This phase 3 study evaluated the efficacy of new adjuvant chemotherapy (MFP), which intensified the mitomycin-C (MMC) plus short-term doxifluridine (Mf) for gastric cancer.
Patients and methods:
A total of 855 patients (424 in Mf, 431 in MFP) with pathological stage II–IV (M0) gastric cancer after D2 gastrectomy were randomly assigned to receive either Mf (MMC 20 mg m−2, followed by oral doxifluridine 460–600 mg m−2 per day for 3 months) or MFP (MMC 20 mg m−2, followed by oral doxifluridine 460–600 mg m−2 per day for 12 months with 6 monthly infusions of 60 mg m−2 of cisplatin) chemotherapy.
With a median follow-up of 6.6 years, there was no difference between the two groups in recurrence-free survival (RFS) (5-year RFS 61.1% in Mf and 57.9% in MFP; hazard ratio 1.10 (95% CI 0.89–1.35); P=0.39) and overall survival (OS) (5-year OS 66.5% in Mf and 65.0% in MFP; hazard ratio 1.11 (95% CI 0.89–1.39); P=0.33).
Intensification of Mf adjuvant chemotherapy by prolonging the duration of oral fluoropyrimidine and adding cisplatin was safe but not effective to improve the survivals in curatively resected gastric cancer patients.
Gastric cancer (GC) is the second most common cause of cancer-related mortality worldwide, with 989 600 new cases and 738 000 deaths per year (Jemal et al, 2011). For locally advanced cases, the only treatment option for potential cure is complete surgical resection. Unfortunately, a significant number of patients experience recurrence even after complete resection, and the prognosis of recurrent GC is dismal. The high recurrence rate and poor prognosis have led to extensive investigation of the use of adjuvant treatments to improve survival. However, there had been a debate on the role of adjuvant treatment until early 2000, especially in western countries, primarily due to the lack of large pivotal study, although several meta-analyses consistently suggesting small but significant benefits (Hermans et al, 1993; Earle and Maroun, 1999).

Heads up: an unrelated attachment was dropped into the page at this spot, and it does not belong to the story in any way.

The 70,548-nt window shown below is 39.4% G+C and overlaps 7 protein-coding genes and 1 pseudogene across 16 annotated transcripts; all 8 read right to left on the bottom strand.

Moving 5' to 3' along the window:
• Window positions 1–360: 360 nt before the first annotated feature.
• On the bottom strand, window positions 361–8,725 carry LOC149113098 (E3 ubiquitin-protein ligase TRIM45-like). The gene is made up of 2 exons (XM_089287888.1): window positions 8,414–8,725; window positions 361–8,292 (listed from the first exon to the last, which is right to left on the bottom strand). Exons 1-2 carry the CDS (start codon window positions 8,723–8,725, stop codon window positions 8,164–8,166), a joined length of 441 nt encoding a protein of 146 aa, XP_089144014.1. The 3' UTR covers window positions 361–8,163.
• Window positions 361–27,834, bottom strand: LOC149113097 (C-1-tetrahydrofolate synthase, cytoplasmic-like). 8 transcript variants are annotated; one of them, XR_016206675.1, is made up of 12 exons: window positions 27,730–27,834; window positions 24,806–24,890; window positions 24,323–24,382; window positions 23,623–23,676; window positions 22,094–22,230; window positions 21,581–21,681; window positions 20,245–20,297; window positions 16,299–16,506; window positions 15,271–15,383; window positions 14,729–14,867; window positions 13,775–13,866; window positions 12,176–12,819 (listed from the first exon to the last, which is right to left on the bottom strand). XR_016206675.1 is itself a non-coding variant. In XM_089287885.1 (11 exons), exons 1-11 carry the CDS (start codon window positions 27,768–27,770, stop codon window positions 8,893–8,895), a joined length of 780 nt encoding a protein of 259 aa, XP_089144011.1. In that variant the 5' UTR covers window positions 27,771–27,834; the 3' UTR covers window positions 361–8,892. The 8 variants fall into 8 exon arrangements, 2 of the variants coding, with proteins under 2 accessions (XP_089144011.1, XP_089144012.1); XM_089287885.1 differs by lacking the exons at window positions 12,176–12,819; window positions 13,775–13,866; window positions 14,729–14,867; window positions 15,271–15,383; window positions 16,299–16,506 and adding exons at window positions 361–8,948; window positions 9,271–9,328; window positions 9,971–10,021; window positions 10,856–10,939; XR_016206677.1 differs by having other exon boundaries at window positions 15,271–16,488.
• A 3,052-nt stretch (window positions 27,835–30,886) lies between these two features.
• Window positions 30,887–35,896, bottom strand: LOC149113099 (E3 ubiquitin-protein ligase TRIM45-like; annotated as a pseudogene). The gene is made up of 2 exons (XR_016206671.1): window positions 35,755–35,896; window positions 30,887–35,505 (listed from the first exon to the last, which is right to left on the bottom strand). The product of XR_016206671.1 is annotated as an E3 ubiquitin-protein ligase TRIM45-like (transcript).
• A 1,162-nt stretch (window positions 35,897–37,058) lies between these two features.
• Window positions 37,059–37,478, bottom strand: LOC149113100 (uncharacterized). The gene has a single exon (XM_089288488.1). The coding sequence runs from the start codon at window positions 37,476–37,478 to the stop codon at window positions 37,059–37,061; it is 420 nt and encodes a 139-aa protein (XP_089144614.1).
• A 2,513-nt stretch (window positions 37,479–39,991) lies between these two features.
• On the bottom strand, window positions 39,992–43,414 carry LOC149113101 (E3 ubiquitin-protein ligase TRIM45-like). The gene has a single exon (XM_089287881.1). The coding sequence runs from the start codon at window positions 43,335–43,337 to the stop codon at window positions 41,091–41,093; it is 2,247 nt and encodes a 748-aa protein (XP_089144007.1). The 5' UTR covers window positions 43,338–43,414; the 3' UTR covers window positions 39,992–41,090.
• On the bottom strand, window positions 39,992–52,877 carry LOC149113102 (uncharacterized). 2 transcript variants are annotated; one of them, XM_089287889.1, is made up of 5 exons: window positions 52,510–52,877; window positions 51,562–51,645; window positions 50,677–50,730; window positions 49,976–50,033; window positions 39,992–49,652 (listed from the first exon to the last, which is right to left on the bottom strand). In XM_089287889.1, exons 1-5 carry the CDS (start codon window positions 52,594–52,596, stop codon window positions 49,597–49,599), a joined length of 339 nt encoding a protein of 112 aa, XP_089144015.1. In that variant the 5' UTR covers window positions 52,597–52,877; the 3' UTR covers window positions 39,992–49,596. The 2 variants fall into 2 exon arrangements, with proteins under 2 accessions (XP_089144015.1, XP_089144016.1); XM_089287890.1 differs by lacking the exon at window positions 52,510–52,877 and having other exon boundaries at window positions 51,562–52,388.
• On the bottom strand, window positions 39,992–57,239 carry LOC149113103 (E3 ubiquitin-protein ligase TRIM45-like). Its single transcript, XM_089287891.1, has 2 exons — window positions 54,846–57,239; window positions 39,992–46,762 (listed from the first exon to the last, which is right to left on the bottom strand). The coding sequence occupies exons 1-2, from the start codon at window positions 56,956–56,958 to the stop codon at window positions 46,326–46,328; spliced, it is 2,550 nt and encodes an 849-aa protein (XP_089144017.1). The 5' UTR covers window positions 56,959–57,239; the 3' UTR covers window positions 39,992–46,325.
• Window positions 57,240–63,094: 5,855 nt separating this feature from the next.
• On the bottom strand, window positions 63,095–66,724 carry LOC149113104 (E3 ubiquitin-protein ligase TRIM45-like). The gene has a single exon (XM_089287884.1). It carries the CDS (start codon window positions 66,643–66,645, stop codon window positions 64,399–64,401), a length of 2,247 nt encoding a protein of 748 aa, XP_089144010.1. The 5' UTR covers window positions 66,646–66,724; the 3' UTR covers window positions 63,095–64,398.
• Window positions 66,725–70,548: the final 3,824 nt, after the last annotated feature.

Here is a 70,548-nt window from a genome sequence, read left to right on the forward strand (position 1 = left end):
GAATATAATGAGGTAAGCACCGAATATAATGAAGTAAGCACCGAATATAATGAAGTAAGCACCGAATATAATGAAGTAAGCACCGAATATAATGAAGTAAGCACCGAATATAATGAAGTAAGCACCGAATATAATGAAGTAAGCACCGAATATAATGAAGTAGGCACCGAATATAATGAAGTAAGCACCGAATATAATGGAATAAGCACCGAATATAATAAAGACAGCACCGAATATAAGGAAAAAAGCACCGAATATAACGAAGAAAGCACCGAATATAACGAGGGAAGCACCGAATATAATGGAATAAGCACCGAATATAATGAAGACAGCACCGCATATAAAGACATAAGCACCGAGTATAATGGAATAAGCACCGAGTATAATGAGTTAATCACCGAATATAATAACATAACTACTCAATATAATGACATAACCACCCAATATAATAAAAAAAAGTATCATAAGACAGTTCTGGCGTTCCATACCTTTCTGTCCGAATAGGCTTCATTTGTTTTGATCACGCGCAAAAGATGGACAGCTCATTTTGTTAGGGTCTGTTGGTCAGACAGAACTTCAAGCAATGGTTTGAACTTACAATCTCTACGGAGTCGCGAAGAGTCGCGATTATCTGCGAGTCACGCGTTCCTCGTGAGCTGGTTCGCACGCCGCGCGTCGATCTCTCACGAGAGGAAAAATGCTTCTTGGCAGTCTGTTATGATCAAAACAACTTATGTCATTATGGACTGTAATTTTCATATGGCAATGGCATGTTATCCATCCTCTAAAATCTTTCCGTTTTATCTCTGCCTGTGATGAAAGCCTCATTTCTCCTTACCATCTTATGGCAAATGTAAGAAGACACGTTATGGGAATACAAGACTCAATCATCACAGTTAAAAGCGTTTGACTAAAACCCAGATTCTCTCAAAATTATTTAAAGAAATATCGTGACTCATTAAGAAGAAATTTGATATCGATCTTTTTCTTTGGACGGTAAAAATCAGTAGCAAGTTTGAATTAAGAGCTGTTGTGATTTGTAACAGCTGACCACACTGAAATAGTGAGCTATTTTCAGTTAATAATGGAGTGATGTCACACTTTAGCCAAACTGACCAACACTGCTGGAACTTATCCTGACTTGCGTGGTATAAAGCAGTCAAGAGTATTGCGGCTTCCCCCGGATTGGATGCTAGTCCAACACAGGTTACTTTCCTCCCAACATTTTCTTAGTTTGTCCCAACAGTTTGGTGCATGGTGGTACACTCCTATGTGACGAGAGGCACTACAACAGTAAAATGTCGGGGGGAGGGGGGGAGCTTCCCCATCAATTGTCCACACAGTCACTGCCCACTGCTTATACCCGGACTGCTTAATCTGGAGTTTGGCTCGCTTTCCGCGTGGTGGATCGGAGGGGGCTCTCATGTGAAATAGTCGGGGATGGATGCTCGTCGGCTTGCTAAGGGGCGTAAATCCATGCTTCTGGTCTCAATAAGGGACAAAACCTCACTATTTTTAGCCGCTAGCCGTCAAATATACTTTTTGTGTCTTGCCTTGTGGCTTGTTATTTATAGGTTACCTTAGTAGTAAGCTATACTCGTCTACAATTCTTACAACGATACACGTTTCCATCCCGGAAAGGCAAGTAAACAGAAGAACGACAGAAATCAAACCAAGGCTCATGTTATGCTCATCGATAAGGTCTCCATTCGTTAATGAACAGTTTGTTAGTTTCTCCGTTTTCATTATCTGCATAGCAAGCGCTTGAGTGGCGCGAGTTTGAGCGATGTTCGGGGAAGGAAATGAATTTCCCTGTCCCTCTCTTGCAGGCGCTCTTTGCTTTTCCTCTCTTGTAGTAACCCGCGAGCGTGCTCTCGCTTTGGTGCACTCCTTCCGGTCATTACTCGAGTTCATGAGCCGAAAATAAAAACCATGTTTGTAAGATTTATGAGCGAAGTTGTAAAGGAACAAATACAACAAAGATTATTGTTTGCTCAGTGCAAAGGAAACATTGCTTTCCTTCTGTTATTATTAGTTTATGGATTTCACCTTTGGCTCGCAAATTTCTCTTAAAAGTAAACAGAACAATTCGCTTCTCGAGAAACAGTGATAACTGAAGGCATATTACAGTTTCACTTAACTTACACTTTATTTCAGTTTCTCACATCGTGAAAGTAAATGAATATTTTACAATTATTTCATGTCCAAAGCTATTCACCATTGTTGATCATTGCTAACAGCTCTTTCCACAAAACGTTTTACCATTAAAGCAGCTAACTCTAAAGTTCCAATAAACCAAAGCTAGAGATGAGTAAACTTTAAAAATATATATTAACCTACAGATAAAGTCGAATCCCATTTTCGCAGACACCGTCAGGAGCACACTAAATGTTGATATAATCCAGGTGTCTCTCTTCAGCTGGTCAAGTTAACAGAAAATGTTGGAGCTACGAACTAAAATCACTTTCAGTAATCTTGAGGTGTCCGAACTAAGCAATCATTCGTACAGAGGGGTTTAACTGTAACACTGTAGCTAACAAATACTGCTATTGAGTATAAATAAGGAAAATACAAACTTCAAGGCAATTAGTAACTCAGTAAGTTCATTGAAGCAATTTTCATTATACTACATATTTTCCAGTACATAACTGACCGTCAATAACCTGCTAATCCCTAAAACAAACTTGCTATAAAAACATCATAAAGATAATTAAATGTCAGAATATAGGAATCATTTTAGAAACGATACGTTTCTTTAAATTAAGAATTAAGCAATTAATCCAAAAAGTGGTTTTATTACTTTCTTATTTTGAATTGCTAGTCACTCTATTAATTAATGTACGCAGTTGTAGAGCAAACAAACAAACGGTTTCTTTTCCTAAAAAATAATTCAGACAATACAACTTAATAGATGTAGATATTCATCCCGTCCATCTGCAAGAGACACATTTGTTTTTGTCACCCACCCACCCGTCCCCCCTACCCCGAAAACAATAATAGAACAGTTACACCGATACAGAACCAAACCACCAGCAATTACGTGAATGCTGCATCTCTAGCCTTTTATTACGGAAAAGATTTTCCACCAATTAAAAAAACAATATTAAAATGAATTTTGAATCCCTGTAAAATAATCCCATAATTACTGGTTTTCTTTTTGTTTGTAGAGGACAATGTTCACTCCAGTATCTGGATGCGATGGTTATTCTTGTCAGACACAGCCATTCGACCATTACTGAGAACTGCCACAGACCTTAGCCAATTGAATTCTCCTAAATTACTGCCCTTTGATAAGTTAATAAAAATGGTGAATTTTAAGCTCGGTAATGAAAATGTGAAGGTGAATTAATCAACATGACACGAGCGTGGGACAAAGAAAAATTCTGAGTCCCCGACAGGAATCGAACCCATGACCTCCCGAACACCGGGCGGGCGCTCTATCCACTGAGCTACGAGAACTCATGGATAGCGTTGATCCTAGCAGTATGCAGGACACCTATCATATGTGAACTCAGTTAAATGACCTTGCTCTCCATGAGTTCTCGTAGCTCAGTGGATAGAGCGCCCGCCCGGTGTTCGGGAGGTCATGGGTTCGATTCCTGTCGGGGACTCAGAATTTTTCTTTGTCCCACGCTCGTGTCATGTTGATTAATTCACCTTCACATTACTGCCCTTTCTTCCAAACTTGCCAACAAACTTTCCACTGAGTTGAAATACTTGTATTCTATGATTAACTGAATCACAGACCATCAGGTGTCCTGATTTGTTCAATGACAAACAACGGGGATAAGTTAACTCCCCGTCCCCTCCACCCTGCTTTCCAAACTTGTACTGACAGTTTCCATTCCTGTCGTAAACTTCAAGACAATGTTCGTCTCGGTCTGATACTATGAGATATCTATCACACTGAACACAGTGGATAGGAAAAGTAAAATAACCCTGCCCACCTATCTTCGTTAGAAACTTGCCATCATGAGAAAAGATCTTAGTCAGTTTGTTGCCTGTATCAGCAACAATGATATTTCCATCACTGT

In 2000, when the AMC0201 trial was designed, adjuvant chemotherapy was popularly used in clinical practice in Korea. Because of this widespread practice, we believed that using surgery only in the control arm would not be appropriate. Thus, we selected adjuvant chemotherapy rather than surgery alone as the control arm and aimed to focus on reinforcing its efficacy in this trial. Mitomycin-C (MMC)-based regimens were one of the most popularly used adjuvant chemotherapies at that time (Chang et al, 2002; Koo et al, 2007). A Japanese meta-analysis suggested the efficacy of MMC-based adjuvant chemotherapy, and a Spanish randomised phase 3 study showed the survival benefit of simple combination of MMC and 3 months of oral fluoropyrimidine, although sample size of this study was small (Nakajima et al, 1994; Cirera et al, 1999). On the basis of these results, we decided to use MMC plus short-term oral fluoropyrimidine (Mf) as a reference treatment. To strengthen this regimen, we mapped out the following two strategies. We prolonged the duration of oral fluoropyrimidine, and also added cisplatin, an active component of effective regimens for metastatic GC (MFP).
We then performed this prospective, randomised phase 3 study to determine whether MFP could improve recurrence-free survival (RFS) over the Mf regimen in patients with GC after curative D2 resection. Here we report the final results of the AMC0201 study with inclusion of long-term outcome.
Materials and methods
Study design and patients
AMC0201 was an open-label, prospective randomised phase 3 clinical trial conducted at three centres in Korea.
The criteria for eligibility were histologically proven gastric adenocarcinoma; D2 lymph-node dissection; R0 resection; an age of 18–70 years; pathological stage II–IV without distant metastasis according to the 6th edition of American Joint Committee on Cancer (AJCC) staging system; an Eastern Cooperative Oncology Group (ECOG) performance status of 0–2; and adequate renal, liver and bone marrow function. Exclusion criteria included any of the following: incomplete surgical resection, prior chemotherapy, immunotherapy, or radiotherapy, concurrent or previous malignancy within the past 5 years and positive M1 lymph nodes on postoperative pathologic examination.